The FACT that you don’t know whether or not Herbalife is a pyramid scheme, tells me that you simply don’t know what a pyramid (ponzi, money-game) scheme really is!

      • Simon says:

        It’s always good when someone is willing to provide facts.

        If you could link me to these independent double-blind placebo studies I’d be very happy to read them. Also, some information about the year long NBA investigation of Vemma would be great.

        I’ll eagerly await your reply, as I’d like to learn as much as possible about this company.

      • vicfirthplayer says:

        People have a very warped view of what a pyramid scheme actually is. The fact is that having a tangible product or commodity and notable sponsors does NOT exclude a company from being a pyramid scheme. Neither does the possibility of making more money than the person above you (fyi, that very rarely happens).

        As long as company draws the majority of its income from recruiting individuals and not from actual customer retailing, it is engaging in an unsustainable form of business and is therefore a pyramid scheme.

        I will explain to the best extent of my abilities, why Vemma fits this archetype. Detailed explanations and statistics behind my reasoning are in the form of hyperlinks (I urge you to click and read).

        1) Vemma forces affiliates to purchase a minimum of around $150 dollars of product a month in order to remain “qualified” to receive their residual income. There is no good reason for this. The products, despite their relatively high quality, are horrendously overpriced. This is a symptom common across all MLMs; due to the way the pay system is structured one purchase of Vemma product (customer or affiliate) may have to pay out commissions over multiple levels which is why the price is inflated accordingly.

        2) While they tout “financial freedom” and “being your own boss” . . . its far from the truth. Due to the forced (yes, forced) product reorders in #1, a minimum of 75% of Vemma affiliates are losing money every year. Consistently, Vemma’s own income disclosure has showed that 92 – 95% of Vemma affiliates are making less than minimum wage even before the monthly reorders are accounted for!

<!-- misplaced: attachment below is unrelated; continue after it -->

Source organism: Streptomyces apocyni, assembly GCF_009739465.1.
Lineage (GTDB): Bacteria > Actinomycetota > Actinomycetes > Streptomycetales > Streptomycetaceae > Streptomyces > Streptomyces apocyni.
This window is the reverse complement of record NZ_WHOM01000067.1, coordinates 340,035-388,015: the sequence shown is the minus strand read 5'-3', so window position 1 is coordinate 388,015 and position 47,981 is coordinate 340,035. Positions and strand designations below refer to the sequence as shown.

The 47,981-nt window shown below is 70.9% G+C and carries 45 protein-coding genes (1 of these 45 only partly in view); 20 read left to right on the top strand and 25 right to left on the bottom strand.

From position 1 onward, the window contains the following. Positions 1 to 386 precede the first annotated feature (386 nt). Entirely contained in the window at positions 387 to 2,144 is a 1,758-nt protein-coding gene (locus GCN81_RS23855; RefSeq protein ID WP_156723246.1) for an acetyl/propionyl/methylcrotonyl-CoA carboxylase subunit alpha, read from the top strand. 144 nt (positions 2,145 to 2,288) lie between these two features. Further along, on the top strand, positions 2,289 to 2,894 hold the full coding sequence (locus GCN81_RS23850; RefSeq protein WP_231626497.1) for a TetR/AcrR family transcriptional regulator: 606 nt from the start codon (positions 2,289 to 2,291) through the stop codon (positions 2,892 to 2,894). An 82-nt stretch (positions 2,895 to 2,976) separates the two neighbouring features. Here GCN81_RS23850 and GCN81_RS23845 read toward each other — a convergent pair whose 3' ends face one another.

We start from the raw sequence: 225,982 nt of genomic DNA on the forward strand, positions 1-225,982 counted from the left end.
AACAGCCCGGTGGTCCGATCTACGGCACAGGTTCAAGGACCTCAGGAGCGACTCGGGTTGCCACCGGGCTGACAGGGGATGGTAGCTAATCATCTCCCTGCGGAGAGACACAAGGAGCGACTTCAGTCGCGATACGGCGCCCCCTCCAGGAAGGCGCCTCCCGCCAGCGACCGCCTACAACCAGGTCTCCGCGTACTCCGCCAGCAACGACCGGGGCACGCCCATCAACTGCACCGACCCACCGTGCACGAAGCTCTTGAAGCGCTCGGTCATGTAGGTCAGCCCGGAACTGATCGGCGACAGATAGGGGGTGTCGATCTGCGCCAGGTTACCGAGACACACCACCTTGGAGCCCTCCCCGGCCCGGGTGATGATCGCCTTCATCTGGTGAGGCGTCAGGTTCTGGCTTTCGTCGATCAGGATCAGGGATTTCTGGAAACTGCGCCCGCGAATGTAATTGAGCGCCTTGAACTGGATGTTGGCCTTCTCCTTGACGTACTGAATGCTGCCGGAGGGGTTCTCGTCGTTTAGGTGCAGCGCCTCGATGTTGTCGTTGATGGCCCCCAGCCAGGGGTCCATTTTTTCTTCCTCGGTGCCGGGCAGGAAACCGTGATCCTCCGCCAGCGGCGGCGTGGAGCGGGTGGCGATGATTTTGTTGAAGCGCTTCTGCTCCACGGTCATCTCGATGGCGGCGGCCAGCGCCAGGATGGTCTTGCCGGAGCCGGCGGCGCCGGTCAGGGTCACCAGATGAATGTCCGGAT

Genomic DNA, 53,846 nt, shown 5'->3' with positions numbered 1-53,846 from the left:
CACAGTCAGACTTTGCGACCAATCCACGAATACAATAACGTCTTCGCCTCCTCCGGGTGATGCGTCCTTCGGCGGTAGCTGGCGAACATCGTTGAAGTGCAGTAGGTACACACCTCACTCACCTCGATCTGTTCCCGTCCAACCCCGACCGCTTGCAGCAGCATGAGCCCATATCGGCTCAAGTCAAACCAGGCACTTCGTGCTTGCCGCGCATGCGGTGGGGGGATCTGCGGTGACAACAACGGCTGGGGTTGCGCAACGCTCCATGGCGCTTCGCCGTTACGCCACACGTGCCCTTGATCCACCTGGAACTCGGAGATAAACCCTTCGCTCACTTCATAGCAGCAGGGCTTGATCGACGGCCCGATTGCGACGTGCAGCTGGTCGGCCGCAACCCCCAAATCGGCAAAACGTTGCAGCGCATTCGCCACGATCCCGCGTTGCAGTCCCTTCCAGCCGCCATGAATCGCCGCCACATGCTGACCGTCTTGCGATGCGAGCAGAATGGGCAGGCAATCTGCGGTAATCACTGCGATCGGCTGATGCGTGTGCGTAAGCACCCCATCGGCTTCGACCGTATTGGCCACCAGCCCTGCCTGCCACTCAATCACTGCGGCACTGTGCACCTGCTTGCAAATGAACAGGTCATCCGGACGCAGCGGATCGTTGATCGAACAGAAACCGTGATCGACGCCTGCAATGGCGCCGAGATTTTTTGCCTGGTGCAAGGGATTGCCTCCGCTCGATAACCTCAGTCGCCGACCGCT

3) Because each brand partner is an “independent distributor”, Vemma has no way to hold them accountable if they lie. And the lies are rampant. Because the pressure to recruit is so high, lying about income and what “rank” they are in order to impress prospects. Whenever they are caught, Vemma always says that they are just a “few bad eggs” when in reality they are a product of the culture fostered within the company by leaders starting way at the top.

        4) The CEO BK Boreyko is incredibly shady (not that Vemma affiliates will tell you).

        First, his name is Benson K Boreyko. He purposefully changed his name because he falsely claimed that his old company’s product “God’s Recipe” could cure ADD and ADHD in children.

        Second, BK Boreyko banned minors from joining the company allegedly because of the FDA’s concerns about energy drinks (in reality it was because the chant of “SCAM!” from teachers and parents was becoming problematic) . . . and then actively instructed his underlings on how to circumvent the policy and continue to recruit minors!